On the year when Chronicle was released, there was an incident in my law school class. My then general criminal law professor, Mario Alcalá, had brought about an anecdote of his own the the criminal concourse (el concurso de delito: “el que con varias acciones u omisiones infrinja una o varias disposiciones penales o varias veces una misma disposición pena incurrirá en la pena para la violación mayor aumentada hasta en otro tanto”), i.e. concurrent crime events, so I tried to make an analogy with one of GGM’s books, and Prof. Alcalá slammed his right hand on this desk like a hammer shouting “Don’t talk to me about García Márquez”, followed by a gesture of visible anger. I could never forget about that event, simply because in the law school, teachers were either seating or standing on a pedestal, about two feed higher than the students, so the impact was double. Chronicle of a Death Foretold is a novel that has a value much greater than I thought when I first read it. It has the melodious rhythm of many of García Marquez’s novels, but also the intensity of a true chronicle, written by a journalist.
During my years of student at the Alliance Française de Barranquilla, I had learned from Prof. and AF Director Claude Merny, first, and later from Prof. and Director Eric Séébold, the different perspectives that European critics, and other literary analysts. Most of them, including GGM’s biographer Jacques Gillard, whom I once met at the AF building in Barranquilla, suggested that García Márquez had won his novel prize as a result of having written a unique masterpiece (One Hundred Years of Solitude), and that all other novels were an extension to that masterpiece. That was a valid theory on his creative work. However, other experts like Professor Romero Fuenmayor suggested that García Márquez is "the author of a comprehensive literary work", which today seems to me a more accurate perspective, as the Nobel Prize winner continues to create and wrote several other great novels, where his style remains alive.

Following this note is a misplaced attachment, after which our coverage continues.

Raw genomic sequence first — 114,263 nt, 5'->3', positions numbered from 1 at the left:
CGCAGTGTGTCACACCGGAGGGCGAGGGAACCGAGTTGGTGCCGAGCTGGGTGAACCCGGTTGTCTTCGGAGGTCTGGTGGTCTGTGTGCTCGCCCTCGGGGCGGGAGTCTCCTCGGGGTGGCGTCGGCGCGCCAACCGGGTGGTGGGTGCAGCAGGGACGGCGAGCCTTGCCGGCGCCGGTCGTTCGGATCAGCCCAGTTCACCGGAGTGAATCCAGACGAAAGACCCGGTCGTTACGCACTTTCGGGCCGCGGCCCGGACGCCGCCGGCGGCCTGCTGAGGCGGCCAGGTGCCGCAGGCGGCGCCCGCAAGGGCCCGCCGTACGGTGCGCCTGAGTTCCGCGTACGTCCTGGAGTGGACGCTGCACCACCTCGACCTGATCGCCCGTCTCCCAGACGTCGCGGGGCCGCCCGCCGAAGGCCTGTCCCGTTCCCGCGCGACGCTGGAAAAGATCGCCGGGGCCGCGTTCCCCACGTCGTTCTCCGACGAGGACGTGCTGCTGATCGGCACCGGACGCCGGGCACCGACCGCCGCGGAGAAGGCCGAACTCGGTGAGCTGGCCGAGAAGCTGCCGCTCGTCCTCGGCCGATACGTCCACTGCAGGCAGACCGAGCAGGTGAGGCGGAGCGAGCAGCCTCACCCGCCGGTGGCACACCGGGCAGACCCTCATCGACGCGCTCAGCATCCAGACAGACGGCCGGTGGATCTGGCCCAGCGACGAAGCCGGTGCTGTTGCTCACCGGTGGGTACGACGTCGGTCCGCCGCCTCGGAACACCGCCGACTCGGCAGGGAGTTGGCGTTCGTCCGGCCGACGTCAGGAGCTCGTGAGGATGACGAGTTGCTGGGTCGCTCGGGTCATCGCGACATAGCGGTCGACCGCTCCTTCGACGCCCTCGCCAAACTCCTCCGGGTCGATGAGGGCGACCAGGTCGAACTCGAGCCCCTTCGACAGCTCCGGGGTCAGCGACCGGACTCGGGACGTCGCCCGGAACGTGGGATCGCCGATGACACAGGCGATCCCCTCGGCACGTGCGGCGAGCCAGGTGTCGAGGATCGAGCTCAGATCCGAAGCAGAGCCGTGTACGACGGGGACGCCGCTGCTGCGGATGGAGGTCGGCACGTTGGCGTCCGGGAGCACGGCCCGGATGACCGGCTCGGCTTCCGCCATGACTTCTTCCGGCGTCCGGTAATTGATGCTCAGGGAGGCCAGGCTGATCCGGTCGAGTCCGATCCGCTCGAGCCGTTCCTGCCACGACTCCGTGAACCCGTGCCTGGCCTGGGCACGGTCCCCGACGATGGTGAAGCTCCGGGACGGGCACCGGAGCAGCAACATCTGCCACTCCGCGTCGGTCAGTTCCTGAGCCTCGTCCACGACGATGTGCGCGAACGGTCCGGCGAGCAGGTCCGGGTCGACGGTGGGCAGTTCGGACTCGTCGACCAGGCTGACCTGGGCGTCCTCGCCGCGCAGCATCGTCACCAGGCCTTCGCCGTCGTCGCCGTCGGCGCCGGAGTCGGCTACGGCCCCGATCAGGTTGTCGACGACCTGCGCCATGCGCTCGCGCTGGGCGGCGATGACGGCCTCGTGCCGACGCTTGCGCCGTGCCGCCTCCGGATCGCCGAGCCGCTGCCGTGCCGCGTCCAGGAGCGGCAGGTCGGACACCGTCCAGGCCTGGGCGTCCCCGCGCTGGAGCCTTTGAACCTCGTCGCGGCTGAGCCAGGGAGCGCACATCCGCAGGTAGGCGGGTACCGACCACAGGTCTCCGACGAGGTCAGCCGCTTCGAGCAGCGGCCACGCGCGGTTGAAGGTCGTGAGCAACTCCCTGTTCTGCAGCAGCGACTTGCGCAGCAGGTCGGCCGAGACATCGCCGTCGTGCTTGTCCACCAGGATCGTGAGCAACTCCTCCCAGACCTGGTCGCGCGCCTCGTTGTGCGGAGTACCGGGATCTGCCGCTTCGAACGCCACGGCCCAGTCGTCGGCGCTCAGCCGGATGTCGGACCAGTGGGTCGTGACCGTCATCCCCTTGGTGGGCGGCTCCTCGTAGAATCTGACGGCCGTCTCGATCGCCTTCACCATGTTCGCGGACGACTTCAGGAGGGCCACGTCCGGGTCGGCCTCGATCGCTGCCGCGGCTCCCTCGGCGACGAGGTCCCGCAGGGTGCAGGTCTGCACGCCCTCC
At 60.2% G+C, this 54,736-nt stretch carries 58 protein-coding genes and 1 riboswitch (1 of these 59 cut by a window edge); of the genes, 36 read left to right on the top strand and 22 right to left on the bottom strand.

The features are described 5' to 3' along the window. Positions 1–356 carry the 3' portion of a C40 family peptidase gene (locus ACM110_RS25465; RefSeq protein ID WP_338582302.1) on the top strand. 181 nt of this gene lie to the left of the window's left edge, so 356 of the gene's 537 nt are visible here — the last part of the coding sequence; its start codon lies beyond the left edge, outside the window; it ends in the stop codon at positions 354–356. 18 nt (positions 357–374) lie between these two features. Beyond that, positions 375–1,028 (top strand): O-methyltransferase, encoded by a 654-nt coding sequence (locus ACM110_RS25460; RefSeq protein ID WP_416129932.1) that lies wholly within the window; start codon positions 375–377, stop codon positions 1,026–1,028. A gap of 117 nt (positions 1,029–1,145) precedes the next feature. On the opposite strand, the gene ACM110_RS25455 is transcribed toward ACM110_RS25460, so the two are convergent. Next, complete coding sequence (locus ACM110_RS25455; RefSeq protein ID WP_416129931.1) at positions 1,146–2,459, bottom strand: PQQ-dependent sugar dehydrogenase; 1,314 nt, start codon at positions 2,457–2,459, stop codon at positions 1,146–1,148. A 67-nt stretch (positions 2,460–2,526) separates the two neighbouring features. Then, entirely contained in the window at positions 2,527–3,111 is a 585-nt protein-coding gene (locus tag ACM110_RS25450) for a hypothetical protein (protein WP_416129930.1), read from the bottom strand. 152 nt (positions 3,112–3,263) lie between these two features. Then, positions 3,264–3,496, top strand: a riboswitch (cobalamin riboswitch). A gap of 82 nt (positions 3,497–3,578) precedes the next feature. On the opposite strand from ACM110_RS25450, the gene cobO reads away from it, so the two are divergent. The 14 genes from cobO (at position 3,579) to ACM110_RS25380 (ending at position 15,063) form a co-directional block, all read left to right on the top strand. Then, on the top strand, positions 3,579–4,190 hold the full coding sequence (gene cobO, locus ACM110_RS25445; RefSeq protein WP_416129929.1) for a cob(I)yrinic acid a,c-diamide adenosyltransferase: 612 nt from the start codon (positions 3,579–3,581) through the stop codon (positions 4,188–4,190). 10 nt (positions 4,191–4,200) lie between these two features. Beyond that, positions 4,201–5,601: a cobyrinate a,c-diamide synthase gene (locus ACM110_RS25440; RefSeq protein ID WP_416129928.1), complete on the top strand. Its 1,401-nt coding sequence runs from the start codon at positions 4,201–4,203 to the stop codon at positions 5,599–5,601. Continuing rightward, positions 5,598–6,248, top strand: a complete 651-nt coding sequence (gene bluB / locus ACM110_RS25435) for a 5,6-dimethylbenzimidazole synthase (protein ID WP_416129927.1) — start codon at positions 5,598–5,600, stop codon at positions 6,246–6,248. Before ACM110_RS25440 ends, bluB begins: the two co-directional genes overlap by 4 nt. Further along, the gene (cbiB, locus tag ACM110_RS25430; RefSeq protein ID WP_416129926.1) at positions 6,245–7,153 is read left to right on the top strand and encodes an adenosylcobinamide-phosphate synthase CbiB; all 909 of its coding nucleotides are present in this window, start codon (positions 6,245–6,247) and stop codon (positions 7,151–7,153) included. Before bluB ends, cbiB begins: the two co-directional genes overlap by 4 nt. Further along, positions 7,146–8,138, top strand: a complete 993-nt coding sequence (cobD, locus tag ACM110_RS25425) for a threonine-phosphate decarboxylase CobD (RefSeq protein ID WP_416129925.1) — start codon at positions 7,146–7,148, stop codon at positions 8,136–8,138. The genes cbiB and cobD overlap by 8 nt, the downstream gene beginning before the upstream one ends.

During these young years, García Márquez masterpiece was related to Balzac’s La Recherche de l’Absolu. But later on, many critics French President François Mittérrand honored him with the Grand Croix de la Légion d'Honneur Commandeur, which opened the awareness among European critics, including the Sweden Academy, which rewarded his creativity by awarding him the Nobel Prize for literature, the greatest honor for letters.
In a few words
A few words on some my five favorite works by García Márquez:
One hundred years of solitude, is the story of the Latin American nation whose inheritance has no second chance on the face of the earth. A scatological story without any assumed or presumed traces of Balzacian plagiarism: The realm of magic realism.